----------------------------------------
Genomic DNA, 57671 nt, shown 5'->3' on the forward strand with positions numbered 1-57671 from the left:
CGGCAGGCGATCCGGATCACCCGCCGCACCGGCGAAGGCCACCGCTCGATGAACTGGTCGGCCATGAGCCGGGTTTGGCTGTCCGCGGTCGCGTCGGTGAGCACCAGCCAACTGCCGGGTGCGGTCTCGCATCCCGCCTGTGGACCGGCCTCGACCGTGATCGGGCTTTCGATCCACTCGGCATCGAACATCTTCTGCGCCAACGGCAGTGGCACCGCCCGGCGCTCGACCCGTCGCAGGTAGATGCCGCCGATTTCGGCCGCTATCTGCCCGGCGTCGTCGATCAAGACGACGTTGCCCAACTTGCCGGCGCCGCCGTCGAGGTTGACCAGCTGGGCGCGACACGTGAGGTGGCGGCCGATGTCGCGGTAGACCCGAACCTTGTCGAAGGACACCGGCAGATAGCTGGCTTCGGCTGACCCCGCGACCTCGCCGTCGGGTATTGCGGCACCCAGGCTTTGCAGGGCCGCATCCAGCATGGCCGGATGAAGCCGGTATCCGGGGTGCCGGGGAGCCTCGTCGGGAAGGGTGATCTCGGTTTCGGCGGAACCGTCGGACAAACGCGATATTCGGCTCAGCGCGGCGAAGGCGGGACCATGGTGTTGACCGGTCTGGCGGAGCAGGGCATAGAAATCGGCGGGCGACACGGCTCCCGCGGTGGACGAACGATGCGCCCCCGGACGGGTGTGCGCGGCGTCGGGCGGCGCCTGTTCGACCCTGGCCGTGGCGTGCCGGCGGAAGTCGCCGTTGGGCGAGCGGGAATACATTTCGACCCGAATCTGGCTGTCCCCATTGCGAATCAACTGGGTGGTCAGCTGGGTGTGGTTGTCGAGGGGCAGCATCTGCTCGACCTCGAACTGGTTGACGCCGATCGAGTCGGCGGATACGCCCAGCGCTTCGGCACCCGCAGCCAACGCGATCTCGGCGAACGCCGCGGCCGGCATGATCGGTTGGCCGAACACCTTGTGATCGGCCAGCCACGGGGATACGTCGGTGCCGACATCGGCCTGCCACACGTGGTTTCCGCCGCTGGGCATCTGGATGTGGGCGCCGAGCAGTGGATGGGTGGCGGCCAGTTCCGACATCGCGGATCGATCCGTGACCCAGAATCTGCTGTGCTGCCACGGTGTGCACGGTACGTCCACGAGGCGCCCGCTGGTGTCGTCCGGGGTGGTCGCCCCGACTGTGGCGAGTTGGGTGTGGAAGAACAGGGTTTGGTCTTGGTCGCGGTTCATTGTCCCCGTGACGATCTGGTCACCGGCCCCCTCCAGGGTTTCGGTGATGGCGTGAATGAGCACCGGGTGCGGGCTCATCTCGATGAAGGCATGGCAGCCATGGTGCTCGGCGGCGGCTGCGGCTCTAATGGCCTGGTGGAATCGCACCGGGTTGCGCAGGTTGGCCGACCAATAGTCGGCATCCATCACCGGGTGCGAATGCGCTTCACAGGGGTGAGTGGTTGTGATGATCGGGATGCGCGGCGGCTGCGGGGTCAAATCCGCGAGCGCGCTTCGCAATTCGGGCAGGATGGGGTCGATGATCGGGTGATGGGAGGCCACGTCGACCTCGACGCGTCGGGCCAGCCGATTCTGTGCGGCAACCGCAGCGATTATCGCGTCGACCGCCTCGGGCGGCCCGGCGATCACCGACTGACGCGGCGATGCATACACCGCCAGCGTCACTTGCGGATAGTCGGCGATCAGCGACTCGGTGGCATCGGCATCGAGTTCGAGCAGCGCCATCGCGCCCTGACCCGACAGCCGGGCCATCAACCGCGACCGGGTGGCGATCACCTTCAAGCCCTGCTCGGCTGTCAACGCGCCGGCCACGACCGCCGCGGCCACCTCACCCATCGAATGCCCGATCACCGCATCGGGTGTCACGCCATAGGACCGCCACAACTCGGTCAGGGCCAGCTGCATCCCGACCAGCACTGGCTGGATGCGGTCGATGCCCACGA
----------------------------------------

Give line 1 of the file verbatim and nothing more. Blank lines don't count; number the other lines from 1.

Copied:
Genomic DNA, 57671 nt, shown 5'->3' on the forward strand with positions numbered 1-57671 from the left: